The annual meetings of China’s rubber-stamp parliament are eagerly watched by officials, academics, pundits and others for portents of the year(s) ahead. Speeches at China’s National People’s Congress and comments made on the sidelines are parsed, deconstructed and turned backward and forward in hopes of figuring out: “What do they really mean?”
Decoding Beijing’s utterances can be as difficult as deciphering the oracle bones at Taiwan’s National Palace Museum. A couple of messages this week, however, appear to be crystal-clear.
The first addresses the long-hoped-for — by the Chinese Nationalist Party (KMT) at least — meeting between President Ma Ying-jeou (馬英九) and Chinese President Xi Jinping (習近平). Ma administration officials, including the Mainland Affairs Council, have been hoping that this year’s APEC leaders’ summit in Beijing would provide an opportunity.
China’s Association for Relations Across the Taiwan Straits (ARATS) Vice Chairman Sun Yafu (孫亞夫) said on Tuesday that Beijing had ruled out an international setting for the potential meeting, but was open to holding it in a third location. However, the meeting’s agenda would have to be defined in advance, he said, indicating that Beijing was not interested in getting together “just to shake hands.”
Two days later, Sun’s boss — ARATS Chairman Chen Deming (陳德銘) — was even more succinct.
“I personally think that the core matter of the meeting is that everyone must see the ‘1992 consensus’ and ‘one China’ framework, that both sides belong to the same family and share a common ‘China dream,’” he said.
ARATS is just pretending to be open-minded by throwing Ma and the KMT a morsel with the “need to agree on the ‘1992 consensus,’” given that the foundation of the KMT and Chinese Communist Party’s (CCP) rapprochement over the past decade is a shared reliance on a piece of propaganda dreamed up by a KMT hack in 2000 just before the Democratic Progressive Party (DPP) took power in Taipei.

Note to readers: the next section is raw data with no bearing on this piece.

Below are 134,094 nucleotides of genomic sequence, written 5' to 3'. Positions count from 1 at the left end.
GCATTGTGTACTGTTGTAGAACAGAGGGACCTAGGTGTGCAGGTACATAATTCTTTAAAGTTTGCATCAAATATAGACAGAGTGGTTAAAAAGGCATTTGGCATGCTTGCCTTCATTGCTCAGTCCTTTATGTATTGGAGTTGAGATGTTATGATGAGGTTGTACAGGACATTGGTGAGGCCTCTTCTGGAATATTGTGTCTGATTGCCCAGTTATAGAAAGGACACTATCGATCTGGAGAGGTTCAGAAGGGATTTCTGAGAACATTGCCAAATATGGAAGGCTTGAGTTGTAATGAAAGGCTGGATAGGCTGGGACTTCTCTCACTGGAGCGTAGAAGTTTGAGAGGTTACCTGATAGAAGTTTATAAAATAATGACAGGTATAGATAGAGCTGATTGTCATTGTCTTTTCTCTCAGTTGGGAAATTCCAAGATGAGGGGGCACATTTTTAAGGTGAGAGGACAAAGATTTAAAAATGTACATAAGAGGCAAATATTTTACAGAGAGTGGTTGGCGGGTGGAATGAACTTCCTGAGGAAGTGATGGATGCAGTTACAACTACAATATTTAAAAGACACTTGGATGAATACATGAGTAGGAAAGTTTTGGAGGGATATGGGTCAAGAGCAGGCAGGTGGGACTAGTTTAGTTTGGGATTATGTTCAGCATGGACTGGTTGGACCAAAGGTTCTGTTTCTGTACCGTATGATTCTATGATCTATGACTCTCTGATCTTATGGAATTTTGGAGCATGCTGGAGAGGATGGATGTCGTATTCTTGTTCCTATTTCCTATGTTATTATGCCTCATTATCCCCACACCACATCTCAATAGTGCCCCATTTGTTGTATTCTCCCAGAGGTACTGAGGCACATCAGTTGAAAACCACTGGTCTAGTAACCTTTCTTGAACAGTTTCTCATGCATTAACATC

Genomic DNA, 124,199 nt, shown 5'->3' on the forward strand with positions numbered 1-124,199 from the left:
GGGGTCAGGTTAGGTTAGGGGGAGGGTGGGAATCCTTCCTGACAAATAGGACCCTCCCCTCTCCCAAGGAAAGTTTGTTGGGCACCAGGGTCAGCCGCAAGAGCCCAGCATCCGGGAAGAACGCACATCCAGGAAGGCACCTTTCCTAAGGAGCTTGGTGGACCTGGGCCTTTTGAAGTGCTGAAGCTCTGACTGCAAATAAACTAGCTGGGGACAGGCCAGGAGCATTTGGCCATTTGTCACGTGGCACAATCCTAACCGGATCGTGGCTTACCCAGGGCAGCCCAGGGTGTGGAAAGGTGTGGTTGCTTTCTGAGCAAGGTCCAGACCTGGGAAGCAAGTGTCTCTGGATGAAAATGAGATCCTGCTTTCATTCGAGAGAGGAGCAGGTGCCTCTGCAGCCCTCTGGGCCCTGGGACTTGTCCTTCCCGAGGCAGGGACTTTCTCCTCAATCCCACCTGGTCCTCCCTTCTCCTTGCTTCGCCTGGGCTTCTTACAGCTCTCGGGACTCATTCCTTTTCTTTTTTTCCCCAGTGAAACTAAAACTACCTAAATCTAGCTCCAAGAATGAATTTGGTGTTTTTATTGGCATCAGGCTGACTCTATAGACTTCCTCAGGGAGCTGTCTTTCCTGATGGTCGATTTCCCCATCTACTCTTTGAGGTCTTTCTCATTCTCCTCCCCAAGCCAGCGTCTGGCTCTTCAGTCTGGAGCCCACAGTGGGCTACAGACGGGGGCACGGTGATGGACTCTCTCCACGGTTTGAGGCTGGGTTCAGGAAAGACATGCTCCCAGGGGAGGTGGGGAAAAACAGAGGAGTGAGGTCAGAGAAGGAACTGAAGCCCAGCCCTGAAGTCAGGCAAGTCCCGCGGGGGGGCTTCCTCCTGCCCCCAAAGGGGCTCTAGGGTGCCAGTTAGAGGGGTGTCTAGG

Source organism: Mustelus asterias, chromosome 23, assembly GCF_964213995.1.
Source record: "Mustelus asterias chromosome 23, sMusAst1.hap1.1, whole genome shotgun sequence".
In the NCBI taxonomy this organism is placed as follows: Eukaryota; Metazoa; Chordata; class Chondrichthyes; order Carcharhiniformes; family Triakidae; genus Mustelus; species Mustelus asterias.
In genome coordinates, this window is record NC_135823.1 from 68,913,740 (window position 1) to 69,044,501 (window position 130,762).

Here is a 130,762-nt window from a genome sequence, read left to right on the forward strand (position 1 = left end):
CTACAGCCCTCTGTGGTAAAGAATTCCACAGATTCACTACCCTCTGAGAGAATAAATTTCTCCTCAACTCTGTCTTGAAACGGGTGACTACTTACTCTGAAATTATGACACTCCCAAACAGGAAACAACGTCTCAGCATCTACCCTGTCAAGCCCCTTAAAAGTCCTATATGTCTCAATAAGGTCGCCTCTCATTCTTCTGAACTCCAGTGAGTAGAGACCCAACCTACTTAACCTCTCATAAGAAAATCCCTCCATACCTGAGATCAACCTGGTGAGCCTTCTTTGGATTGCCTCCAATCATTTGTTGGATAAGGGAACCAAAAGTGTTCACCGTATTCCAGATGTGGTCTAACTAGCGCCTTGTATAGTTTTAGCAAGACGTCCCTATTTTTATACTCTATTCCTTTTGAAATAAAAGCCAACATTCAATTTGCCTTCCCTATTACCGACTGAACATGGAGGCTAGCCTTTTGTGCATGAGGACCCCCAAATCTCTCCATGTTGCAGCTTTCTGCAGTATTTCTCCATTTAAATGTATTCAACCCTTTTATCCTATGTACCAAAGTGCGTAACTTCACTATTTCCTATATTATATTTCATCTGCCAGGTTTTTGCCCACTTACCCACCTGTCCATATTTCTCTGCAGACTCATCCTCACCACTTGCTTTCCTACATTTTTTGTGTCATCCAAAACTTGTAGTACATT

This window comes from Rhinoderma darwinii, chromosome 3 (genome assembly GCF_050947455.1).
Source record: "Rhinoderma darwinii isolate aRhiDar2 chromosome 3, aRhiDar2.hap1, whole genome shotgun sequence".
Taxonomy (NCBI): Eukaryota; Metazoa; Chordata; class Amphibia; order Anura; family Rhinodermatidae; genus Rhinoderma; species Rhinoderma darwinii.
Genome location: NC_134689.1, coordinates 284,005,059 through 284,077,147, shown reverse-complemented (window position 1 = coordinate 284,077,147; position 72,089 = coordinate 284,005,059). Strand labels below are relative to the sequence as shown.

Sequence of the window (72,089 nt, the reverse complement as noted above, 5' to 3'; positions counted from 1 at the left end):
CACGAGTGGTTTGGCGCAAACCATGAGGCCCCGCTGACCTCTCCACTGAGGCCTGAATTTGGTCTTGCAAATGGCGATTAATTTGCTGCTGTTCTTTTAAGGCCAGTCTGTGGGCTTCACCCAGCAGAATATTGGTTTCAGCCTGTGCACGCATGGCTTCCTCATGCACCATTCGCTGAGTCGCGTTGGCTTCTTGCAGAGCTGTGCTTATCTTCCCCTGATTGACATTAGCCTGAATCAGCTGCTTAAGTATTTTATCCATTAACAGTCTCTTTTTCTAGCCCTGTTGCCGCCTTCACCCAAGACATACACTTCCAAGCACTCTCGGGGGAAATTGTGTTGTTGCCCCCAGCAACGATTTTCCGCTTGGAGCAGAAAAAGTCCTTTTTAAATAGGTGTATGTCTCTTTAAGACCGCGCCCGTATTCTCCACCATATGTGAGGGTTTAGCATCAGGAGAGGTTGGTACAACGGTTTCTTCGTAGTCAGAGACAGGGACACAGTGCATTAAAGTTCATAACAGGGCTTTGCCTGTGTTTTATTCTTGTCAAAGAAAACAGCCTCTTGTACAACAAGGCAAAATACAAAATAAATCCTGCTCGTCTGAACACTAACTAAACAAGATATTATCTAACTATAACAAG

It does not take a seer or a code breaker to get Beijing’s message: Forget about an APEC confab and be prepared to follow Beijing’s version of “one China.”
Yet, as obtuse as ever, Mainland Affairs Council Minister Wang Yu-chi (王郁琦) on Thursday said that “despite differing opinions, the council believes that APEC is still the ideal place for Ma and Xi to meet.”
People in Hong Kong appear to be quicker on the uptake than Wang. At least, they have been quicker to parse the message delivered by National People’s Congress head Zhang Dejiang (張德江) on Thursday in an address to congress delegates from Hong Kong.
According to the delegates, Zhang said “importing” Western-style democracy for the 2017 election of the territory’s next chief executive could lead to “disastrous” results. He said that candidates would have to “love” China, abide by Hong Kong’s Basic Law and not damage “the motherland’s sovereignty, safety and future development,” or the China-Hong Kong relationship.
One delegate said Zhang said copying a foreign electoral system could become “a democracy trap.”
Hong Kong democracy advocates have been pushing for open and public nominations for candidates for the post, as opposed to the selection of one candidate by Beijing-stacked committees. Beijing’s response is that while it may be willing to allow universal suffrage in the territory, it will continue to cherry-pick the candidate.